Henderson is excited to take his tasty message across the country and back home to Los Angeles. Food Desert Initiative partners are planning to bring their movement to the West Coast soon, but until then, Henderson wants to prepare us with healthy tips. He says our communities need to begin transitioning to better eating habits for better, longer lives. Summer is a great time to start.
“We are comfortable eating what we are comfortable eating,” Henderson said. “We have to educate our young people. Over several decades healthy eating will become trendy in the urban community.”

Great summer recipes
Chilean Sea Bass with grilled mango salsa –
Serving size – 6

1 3/4 pounds MSC-Certified Chilean Sea Bass, cut into 6 fillets
Olive oil for brushing the fish
Sea salt and ground black pepper to taste

4 firm mangoes
2 red peppers, diced
4 green onions, white and light green parts only, finely chopped
2 jalapeño peppers, seeded and finely chopped
2 teaspoons extra virgin olive oil
Juice of 2 limes
1/4 cup finely chopped cilantro
Preheat grill. Slice each mango on either side of the pit to yield 2 thick slices. With a large spoon, scoop mango flesh in one piece from mango skin. Repeat with all slices. Season with salt and pepper. Place mango slices cut side down on grill and cook until lightly charred for about 2 minutes. Flip mango slices and grill 2 minutes longer. Set mango aside to cool.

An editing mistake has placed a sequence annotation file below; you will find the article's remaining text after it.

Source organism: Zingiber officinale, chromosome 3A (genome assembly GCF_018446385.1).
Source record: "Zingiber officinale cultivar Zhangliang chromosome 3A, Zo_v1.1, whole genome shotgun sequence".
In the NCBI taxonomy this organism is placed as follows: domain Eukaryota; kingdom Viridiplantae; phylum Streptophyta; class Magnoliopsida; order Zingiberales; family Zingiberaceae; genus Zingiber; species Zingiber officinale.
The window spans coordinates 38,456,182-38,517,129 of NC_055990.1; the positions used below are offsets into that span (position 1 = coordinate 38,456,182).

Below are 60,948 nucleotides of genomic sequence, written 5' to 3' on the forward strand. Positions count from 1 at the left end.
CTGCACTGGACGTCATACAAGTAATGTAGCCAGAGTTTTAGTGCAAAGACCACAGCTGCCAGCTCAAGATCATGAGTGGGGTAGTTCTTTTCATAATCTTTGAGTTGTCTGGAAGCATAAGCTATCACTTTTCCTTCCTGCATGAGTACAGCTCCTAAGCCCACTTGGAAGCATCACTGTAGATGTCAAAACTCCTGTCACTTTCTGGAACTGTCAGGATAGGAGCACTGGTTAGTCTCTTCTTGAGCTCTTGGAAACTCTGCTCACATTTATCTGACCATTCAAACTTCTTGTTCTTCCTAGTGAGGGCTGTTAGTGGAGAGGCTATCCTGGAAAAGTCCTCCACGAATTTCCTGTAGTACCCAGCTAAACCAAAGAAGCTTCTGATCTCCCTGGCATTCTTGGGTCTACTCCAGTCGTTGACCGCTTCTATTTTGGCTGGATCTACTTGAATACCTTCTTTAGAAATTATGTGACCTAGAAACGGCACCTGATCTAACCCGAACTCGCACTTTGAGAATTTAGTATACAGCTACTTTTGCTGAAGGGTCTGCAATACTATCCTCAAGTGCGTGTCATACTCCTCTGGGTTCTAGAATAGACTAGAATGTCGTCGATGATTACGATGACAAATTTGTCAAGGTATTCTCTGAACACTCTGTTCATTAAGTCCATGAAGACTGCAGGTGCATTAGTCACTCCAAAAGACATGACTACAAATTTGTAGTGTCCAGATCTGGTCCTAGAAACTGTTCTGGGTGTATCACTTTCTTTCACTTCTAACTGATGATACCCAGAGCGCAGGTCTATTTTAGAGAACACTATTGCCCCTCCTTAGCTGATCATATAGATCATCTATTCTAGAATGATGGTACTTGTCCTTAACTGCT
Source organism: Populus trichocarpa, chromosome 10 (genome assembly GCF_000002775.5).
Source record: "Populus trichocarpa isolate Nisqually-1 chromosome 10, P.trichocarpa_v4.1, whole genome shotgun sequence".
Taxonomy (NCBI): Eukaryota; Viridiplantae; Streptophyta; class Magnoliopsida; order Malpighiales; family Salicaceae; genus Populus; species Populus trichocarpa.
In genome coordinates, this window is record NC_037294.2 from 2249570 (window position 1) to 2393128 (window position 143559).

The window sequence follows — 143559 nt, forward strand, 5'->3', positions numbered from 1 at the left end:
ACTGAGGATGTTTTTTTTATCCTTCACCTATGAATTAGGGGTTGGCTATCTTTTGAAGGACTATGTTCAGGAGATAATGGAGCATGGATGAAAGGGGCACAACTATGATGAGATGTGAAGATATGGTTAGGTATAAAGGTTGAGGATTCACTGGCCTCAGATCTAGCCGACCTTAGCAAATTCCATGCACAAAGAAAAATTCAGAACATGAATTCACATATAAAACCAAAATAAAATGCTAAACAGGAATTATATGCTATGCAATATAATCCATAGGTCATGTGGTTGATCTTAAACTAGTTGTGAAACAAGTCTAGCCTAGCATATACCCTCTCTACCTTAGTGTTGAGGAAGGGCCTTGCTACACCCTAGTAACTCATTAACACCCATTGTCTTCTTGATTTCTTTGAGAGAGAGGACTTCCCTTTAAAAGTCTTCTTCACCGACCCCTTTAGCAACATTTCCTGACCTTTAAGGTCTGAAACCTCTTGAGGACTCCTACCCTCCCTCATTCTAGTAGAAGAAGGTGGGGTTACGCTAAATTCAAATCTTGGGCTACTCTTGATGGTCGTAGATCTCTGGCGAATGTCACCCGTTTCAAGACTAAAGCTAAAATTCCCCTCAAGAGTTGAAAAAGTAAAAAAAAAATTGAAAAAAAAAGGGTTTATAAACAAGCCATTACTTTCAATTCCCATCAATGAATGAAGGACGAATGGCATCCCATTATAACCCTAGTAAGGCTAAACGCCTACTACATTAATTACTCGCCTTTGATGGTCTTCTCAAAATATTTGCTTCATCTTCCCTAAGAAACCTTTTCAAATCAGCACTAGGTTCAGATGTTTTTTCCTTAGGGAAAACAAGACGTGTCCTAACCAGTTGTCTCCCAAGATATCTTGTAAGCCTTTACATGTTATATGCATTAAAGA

Combine red pepper, green onion, jalapeño pepper and olive oil in a large bowl. When mango slices have cooled, dice them. Add diced mango to the mixing bowl with lime juice, cilantro and salt and pepper. Toss to combine. Taste and adjust seasoning. Set aside.
Brush fish on both sides with olive oil and season with salt and pepper. Grill fish about 5 minutes per side, until just opaque in the center. Garnish fish with mango salsa and serve immediately.

Roasted peaches with mascarpone ice cream
Serves 4

Ice Cream –
4 large egg yolks
3/4 cup plus 2 tablespoons sugar
2 cups whole milk
1 cup mascarpone (7 ounces)
1/2 teaspoon fresh lemon juice
Pinch of salt

Peaches –
2 cups dry white wine
2 tablespoons honey
1 cup water
1/4 cup sugar
1 rosemary sprig
4 large, ripe but firm peaches-peeled, halved and pitted
Make the ice cream. In a large bowl, using a handheld mixer, beat the egg yolks with 3/4 cup of the sugar at medium-high speed until fluffy, 3 minutes. In a saucepan, combine the milk with the remaining 2 tablespoons of the sugar and bring to a simmer. Slowly beat the warm milk into the egg yolks at low speed. Scrape the custard into the saucepan. Cook over moderate heat, stirring constantly with a wooden spoon, until thick enough to coat the back of the spoon, about 5 minutes; don’t let the custard boil.
Pour the custard into a bowl set in a larger bowl of ice water and whisk in the mascarpone, lemon juice and salt. Let stand until chilled, stirring occasionally, 30 minutes.